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Buck researchers discover mitochondrial protein that can increase lifespan


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Buck Institute scientists have discovered a new mechanism of how mitochondria start to go wrong.

"... we open a completely different way to think about, measure, mitigate and reverse that process,” said Buck Fellow Chuankai (Kai) Zhou.

Mitochondria- “powerhouse” of the cell, as they provide the units of energy that every cell needs to function.

Growing body of evidence indicates that this dysfunction contributes to aging in general. 

Zhou’s team found an interesting function of a conserved receptor molecule on the surface of mitochondria called Tom70.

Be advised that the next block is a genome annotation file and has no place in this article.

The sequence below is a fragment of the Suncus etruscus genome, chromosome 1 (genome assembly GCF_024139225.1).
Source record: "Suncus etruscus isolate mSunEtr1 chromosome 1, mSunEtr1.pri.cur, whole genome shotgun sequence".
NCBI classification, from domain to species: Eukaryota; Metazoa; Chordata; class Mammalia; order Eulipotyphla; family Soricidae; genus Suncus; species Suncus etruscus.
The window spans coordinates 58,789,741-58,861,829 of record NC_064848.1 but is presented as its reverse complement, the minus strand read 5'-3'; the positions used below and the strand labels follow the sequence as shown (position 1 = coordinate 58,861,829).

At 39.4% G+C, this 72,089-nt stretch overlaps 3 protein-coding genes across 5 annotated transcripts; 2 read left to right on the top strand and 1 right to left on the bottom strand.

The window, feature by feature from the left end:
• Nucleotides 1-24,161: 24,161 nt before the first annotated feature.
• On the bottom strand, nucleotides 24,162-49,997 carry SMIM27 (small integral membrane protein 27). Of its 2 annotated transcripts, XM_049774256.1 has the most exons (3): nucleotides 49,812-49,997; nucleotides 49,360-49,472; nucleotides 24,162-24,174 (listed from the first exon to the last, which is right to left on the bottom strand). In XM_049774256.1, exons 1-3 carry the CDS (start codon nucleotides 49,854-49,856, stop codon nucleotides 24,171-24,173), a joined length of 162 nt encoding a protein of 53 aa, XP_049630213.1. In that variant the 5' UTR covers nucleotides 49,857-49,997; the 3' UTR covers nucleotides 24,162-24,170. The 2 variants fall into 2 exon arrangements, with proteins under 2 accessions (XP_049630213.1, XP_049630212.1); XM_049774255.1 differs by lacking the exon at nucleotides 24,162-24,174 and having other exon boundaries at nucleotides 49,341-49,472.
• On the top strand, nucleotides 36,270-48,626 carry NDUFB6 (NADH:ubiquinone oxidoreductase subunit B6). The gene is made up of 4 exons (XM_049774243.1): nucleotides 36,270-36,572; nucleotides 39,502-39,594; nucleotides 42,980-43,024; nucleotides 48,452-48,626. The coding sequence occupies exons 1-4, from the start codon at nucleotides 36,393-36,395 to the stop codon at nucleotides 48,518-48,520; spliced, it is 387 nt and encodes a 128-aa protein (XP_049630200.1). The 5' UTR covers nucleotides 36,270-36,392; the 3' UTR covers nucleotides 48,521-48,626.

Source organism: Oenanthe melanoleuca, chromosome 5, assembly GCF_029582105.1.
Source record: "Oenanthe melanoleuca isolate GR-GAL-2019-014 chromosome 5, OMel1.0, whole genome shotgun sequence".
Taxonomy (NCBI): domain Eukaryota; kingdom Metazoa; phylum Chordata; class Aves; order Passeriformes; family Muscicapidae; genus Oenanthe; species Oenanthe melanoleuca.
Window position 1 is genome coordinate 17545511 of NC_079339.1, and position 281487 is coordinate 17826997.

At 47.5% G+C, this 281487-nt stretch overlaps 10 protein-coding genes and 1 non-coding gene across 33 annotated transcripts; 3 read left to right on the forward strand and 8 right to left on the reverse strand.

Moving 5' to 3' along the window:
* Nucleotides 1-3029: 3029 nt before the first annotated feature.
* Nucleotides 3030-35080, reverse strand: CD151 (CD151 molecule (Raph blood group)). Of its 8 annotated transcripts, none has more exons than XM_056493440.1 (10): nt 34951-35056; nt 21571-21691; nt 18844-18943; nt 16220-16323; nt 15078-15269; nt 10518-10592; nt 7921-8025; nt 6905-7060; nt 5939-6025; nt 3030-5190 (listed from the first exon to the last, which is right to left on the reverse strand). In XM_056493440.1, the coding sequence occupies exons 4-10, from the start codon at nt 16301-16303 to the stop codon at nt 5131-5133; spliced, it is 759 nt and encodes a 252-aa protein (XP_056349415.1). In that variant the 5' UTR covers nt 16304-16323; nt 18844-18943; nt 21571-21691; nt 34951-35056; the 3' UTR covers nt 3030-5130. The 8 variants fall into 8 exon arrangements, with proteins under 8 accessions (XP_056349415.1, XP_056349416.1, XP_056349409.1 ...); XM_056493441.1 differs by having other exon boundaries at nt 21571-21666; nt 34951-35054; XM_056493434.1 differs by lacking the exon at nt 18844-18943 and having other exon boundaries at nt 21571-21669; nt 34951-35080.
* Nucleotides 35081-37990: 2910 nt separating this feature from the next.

It coordinates two steps of biogenesis by regulating the transcriptional activity of mitochondrial proteins inside nucleus.

Amount of protein created must be fine-tuned to meet the needs and import capacity of the mitochondria.

The two processes of communication about needs and uptake into the mitochondria had not been previously linked.

Research by Buck Institute, published in eLife.

In yeast, increasing Tom70 delays ageing related mitochondrial dysfunction

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Independent biomedical research institute focused on aging


Buck Fellow at Buck institute - studies mechanisms underlying the cellular aging process


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